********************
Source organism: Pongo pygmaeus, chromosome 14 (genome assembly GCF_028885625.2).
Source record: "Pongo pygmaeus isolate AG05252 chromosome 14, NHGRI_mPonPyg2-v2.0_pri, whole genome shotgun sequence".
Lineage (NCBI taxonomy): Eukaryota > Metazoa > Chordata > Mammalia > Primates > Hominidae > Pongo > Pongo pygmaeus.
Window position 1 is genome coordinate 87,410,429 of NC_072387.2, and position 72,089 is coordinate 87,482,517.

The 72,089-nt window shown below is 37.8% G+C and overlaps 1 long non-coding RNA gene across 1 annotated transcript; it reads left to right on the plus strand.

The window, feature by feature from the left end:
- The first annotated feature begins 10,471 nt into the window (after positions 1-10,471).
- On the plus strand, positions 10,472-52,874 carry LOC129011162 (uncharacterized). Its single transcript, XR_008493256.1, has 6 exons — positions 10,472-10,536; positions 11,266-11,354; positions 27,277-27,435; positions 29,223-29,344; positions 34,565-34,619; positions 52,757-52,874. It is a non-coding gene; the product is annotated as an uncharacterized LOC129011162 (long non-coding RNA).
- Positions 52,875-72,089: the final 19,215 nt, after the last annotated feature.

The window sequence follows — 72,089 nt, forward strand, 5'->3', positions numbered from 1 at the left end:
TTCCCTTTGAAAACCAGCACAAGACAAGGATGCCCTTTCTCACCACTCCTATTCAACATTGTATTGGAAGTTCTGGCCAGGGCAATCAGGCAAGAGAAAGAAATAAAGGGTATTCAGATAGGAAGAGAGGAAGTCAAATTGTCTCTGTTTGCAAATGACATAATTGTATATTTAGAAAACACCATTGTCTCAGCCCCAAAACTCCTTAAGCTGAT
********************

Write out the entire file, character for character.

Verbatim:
Source organism: Pongo pygmaeus, chromosome 14 (genome assembly GCF_028885625.2).
Source record: "Pongo pygmaeus isolate AG05252 chromosome 14, NHGRI_mPonPyg2-v2.0_pri, whole genome shotgun sequence".
Lineage (NCBI taxonomy): Eukaryota > Metazoa > Chordata > Mammalia > Primates > Hominidae > Pongo > Pongo pygmaeus.
Window position 1 is genome coordinate 87,410,429 of NC_072387.2, and position 72,089 is coordinate 87,482,517.

The 72,089-nt window shown below is 37.8% G+C and overlaps 1 long non-coding RNA gene across 1 annotated transcript; it reads left to right on the plus strand.

The window, feature by feature from the left end:
- The first annotated feature begins 10,471 nt into the window (after positions 1-10,471).
- On the plus strand, positions 10,472-52,874 carry LOC129011162 (uncharacterized). Its single transcript, XR_008493256.1, has 6 exons — positions 10,472-10,536; positions 11,266-11,354; positions 27,277-27,435; positions 29,223-29,344; positions 34,565-34,619; positions 52,757-52,874. It is a non-coding gene; the product is annotated as an uncharacterized LOC129011162 (long non-coding RNA).
- Positions 52,875-72,089: the final 19,215 nt, after the last annotated feature.

The window sequence follows — 72,089 nt, forward strand, 5'->3', positions numbered from 1 at the left end:
TTCCCTTTGAAAACCAGCACAAGACAAGGATGCCCTTTCTCACCACTCCTATTCAACATTGTATTGGAAGTTCTGGCCAGGGCAATCAGGCAAGAGAAAGAAATAAAGGGTATTCAGATAGGAAGAGAGGAAGTCAAATTGTCTCTGTTTGCAAATGACATAATTGTATATTTAGAAAACACCATTGTCTCAGCCCCAAAACTCCTTAAGCTGAT